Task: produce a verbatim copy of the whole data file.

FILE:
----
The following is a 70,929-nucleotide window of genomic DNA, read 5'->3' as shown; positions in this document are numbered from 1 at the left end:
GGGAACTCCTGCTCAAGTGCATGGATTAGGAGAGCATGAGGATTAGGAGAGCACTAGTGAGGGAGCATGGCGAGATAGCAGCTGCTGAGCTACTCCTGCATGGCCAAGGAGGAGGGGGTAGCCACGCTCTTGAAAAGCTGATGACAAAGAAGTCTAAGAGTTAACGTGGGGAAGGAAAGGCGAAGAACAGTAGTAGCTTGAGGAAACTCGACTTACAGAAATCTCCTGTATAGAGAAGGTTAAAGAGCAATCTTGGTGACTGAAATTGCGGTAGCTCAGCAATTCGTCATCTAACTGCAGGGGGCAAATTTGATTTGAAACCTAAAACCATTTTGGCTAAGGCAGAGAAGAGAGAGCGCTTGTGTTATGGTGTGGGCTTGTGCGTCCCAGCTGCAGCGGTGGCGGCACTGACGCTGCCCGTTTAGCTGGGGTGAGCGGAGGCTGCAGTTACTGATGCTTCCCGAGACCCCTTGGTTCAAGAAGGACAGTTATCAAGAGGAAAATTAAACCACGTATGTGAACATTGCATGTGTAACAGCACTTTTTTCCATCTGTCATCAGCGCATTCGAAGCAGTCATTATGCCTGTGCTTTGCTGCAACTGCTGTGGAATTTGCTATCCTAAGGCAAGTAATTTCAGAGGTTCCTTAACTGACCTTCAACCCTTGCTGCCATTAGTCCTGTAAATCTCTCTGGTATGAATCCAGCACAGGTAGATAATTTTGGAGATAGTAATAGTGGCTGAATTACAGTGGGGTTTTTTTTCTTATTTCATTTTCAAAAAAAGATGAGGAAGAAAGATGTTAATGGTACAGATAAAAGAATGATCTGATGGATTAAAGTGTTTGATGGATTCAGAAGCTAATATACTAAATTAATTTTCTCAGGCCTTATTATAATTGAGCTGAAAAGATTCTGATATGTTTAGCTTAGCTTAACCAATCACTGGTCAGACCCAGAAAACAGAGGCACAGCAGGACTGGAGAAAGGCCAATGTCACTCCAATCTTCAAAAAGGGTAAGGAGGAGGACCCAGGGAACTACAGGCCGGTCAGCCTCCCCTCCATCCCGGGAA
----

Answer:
The following is a 70,929-nucleotide window of genomic DNA, read 5'->3' as shown; positions in this document are numbered from 1 at the left end:
GGGAACTCCTGCTCAAGTGCATGGATTAGGAGAGCATGAGGATTAGGAGAGCACTAGTGAGGGAGCATGGCGAGATAGCAGCTGCTGAGCTACTCCTGCATGGCCAAGGAGGAGGGGGTAGCCACGCTCTTGAAAAGCTGATGACAAAGAAGTCTAAGAGTTAACGTGGGGAAGGAAAGGCGAAGAACAGTAGTAGCTTGAGGAAACTCGACTTACAGAAATCTCCTGTATAGAGAAGGTTAAAGAGCAATCTTGGTGACTGAAATTGCGGTAGCTCAGCAATTCGTCATCTAACTGCAGGGGGCAAATTTGATTTGAAACCTAAAACCATTTTGGCTAAGGCAGAGAAGAGAGAGCGCTTGTGTTATGGTGTGGGCTTGTGCGTCCCAGCTGCAGCGGTGGCGGCACTGACGCTGCCCGTTTAGCTGGGGTGAGCGGAGGCTGCAGTTACTGATGCTTCCCGAGACCCCTTGGTTCAAGAAGGACAGTTATCAAGAGGAAAATTAAACCACGTATGTGAACATTGCATGTGTAACAGCACTTTTTTCCATCTGTCATCAGCGCATTCGAAGCAGTCATTATGCCTGTGCTTTGCTGCAACTGCTGTGGAATTTGCTATCCTAAGGCAAGTAATTTCAGAGGTTCCTTAACTGACCTTCAACCCTTGCTGCCATTAGTCCTGTAAATCTCTCTGGTATGAATCCAGCACAGGTAGATAATTTTGGAGATAGTAATAGTGGCTGAATTACAGTGGGGTTTTTTTTCTTATTTCATTTTCAAAAAAAGATGAGGAAGAAAGATGTTAATGGTACAGATAAAAGAATGATCTGATGGATTAAAGTGTTTGATGGATTCAGAAGCTAATATACTAAATTAATTTTCTCAGGCCTTATTATAATTGAGCTGAAAAGATTCTGATATGTTTAGCTTAGCTTAACCAATCACTGGTCAGACCCAGAAAACAGAGGCACAGCAGGACTGGAGAAAGGCCAATGTCACTCCAATCTTCAAAAAGGGTAAGGAGGAGGACCCAGGGAACTACAGGCCGGTCAGCCTCCCCTCCATCCCGGGAA